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Can’t Take a Snapshot of China and Expect it to Remain the Same

A rough rendition of a rant that I gave a reporter of a major financial magazine. May contain some bullshit.

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I was talking with a reporter from a major financial newspaper tonight for a story he’s doing about what he dubbed the end of China’s urban migration miracle. Somewhere in the middle of talking about the rise of smaller inland cities as migration centers, the social phenomenon of hundreds of millions of people urbanizing, left behind kids, ghost cities, and the drive to disperse the economic success of the eastern seaboard cities over the entire country, I hit my point:

What we are seeing now is a very temporary transition period, a single generation where the pot has been stirred to the point of no return, but it’s not going to last.

“Look, what we are seeing now won’t continue for very long into the future. This is only going to last for a single generation. We’re not going to see left behind kids having left behind kids. This is a one generation transition.”

Like how roving bands of workers once traveled between the new boomtowns of the USA during its expansion period, China’s 250 million migrant workers will eventually settle down. Most already have; their “migrant” status meaning nothing more than the fact that they are living in a city they are not registered to live in rather than an indicator of a mobile lifestyle. Each city will soon have its own local or regional stock of construction workers and factory hands. Work opportunities will shift away from serial temporary epicenters and will be dispersed more evenly around the country on a longer term basis, and people will stay in their cities with their families. The hometown in China will be reborn.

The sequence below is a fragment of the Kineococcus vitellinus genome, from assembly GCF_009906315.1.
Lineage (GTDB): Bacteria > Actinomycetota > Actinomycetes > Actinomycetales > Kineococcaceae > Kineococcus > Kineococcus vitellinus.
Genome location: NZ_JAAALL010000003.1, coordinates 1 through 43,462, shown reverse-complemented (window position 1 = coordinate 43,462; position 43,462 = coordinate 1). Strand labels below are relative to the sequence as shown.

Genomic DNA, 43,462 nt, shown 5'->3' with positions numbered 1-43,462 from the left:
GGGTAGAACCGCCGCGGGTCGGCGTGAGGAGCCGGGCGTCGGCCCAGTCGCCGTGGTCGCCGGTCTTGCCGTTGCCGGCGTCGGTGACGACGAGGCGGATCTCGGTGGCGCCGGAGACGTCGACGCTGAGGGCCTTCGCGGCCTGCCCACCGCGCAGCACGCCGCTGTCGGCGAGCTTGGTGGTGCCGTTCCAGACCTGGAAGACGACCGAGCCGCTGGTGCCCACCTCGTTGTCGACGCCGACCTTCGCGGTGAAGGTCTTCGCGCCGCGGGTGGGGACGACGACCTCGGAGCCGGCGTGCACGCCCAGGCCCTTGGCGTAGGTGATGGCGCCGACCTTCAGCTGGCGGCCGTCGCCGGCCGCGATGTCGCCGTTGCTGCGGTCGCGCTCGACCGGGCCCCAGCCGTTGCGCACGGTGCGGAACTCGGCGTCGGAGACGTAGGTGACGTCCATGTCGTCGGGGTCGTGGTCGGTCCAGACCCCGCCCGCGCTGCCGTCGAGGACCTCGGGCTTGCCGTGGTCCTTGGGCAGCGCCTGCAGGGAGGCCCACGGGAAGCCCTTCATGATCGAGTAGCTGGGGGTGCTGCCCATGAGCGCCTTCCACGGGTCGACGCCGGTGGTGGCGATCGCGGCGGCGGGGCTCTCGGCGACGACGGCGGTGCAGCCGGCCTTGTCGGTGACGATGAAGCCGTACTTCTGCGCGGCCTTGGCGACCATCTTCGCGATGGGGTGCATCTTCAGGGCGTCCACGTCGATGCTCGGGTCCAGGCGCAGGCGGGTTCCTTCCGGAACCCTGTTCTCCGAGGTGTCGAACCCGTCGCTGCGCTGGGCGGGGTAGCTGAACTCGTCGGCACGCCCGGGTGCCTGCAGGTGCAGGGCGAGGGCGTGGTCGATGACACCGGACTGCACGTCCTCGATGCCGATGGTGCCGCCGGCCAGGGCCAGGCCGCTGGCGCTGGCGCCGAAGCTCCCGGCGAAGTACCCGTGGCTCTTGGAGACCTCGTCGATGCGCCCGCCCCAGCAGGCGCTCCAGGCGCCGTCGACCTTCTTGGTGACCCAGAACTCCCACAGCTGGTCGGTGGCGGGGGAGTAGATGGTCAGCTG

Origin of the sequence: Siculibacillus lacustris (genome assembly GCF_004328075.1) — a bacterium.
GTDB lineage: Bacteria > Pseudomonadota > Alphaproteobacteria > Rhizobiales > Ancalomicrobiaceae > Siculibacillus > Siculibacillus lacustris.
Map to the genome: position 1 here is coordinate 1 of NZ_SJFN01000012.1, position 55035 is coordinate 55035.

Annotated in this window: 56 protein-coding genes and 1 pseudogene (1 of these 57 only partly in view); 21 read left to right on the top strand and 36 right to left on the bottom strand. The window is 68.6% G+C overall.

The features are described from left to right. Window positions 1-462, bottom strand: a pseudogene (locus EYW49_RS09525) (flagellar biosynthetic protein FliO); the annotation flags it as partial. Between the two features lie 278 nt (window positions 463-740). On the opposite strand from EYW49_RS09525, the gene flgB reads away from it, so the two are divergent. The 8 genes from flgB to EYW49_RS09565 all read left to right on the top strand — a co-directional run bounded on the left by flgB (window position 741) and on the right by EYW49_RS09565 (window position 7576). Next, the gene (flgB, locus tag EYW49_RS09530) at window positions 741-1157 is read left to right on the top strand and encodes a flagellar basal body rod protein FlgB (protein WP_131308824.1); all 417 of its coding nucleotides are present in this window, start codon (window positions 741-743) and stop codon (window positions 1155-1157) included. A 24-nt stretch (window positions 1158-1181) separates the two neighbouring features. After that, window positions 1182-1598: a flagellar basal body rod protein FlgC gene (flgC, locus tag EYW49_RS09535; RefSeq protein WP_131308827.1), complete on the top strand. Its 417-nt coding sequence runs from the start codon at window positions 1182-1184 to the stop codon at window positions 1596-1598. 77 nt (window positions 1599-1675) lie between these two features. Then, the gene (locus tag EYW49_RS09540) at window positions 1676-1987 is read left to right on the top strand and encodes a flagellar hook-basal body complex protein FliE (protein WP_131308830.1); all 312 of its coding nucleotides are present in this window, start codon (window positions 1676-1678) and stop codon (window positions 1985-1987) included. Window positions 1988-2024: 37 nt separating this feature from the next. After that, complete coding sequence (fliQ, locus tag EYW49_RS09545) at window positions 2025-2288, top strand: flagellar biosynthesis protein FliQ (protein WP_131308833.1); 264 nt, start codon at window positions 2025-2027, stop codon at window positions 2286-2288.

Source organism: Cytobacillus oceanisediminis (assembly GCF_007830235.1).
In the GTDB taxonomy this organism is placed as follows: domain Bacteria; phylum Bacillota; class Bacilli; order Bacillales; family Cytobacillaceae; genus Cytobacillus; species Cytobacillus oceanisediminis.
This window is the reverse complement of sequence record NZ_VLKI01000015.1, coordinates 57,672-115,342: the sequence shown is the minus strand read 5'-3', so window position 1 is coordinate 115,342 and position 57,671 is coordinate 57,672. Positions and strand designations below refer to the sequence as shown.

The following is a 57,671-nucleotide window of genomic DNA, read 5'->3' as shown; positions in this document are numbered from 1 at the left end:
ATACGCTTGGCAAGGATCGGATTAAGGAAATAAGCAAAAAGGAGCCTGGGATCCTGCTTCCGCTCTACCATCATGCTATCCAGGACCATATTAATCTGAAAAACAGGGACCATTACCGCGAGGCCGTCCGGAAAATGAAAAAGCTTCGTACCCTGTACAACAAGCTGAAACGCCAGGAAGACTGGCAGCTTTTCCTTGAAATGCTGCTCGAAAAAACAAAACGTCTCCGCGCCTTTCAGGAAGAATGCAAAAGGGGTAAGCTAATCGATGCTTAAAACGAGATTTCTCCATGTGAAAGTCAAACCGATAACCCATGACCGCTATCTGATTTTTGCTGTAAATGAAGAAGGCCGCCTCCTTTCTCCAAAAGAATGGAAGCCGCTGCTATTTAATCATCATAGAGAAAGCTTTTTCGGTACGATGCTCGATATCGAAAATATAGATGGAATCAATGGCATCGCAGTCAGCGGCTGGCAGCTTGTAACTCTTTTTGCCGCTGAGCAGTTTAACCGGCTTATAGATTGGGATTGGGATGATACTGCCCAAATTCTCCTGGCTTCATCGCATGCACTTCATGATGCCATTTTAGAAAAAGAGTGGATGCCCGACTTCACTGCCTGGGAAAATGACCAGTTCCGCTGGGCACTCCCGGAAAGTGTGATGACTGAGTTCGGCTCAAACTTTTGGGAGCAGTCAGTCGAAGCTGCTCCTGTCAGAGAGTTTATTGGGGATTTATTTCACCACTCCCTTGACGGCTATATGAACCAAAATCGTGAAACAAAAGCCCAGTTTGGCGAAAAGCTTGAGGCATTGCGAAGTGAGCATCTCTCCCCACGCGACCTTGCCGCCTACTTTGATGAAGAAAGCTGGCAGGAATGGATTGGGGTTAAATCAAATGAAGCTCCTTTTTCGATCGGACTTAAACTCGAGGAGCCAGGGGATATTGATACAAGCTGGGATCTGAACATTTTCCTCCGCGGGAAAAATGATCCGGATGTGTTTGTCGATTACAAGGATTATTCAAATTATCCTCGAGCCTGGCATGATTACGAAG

A second generation of migrant workers isn’t really rising up — the urban literate youth that the first wave of migrants worked so hard to put through school and/ or move into cities are not prone to going on the road to do the crap jobs and make the sacrifices their parents did. The construction workers who built the great cities of China’s east are already not being replaced by younger upgrades. If you go out to one of these work sites you’re going to see a camp full of old men.

We are always fed these projections of China that basically say, “If the country keeps doing what it’s doing today then this [insert catastrophe here] will happen.” For better or worse, this is a country that rarely keeps doing what it’s doing. It’s true, China’s urbanization drive is unsustainable, but I don’t believe anybody ever said it was supposed to be.

China is a place without foreshadowing, like a movie where you don’t know what happens until the end. You can’t take a snapshot of the way the country looks right now and use it to make projections on the future. The place is churning, changing, becoming something else so quickly that you can literally watch it happen. What we see now is a phase, a race as the country catches up with itself, not something that’s going to last indefinitely or is meant to be in any way sustainable.

The floating population, left behind kids, leftover women, bare branch men, sex ratio disparity, mass urban migration, the uprooting of rural life, ghost cities — China’s colossal pernicious social phenomenons — are without longevity. In 10 years, 20 years they will be but footnotes in the country’s epic rise to modernity, something that few will even remember as they are replaced by a new set of phenomenon, movements, and upheavals as the country enters its second act of globalism.

Filed under: China, Urbanization

About the Author:

Wade Shepard is the founder and editor of Vagabond Journey. He has been traveling the world since 1999, through 90 countries. He is the author of the book, Ghost Cities of China, and contributes to The Guardian, Forbes, Bloomberg, The Diplomat, the South China Morning Post, and other publications. has written 3591 posts on Vagabond Journey. Contact the author.

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Wade Shepard is currently in: Astoria, New York

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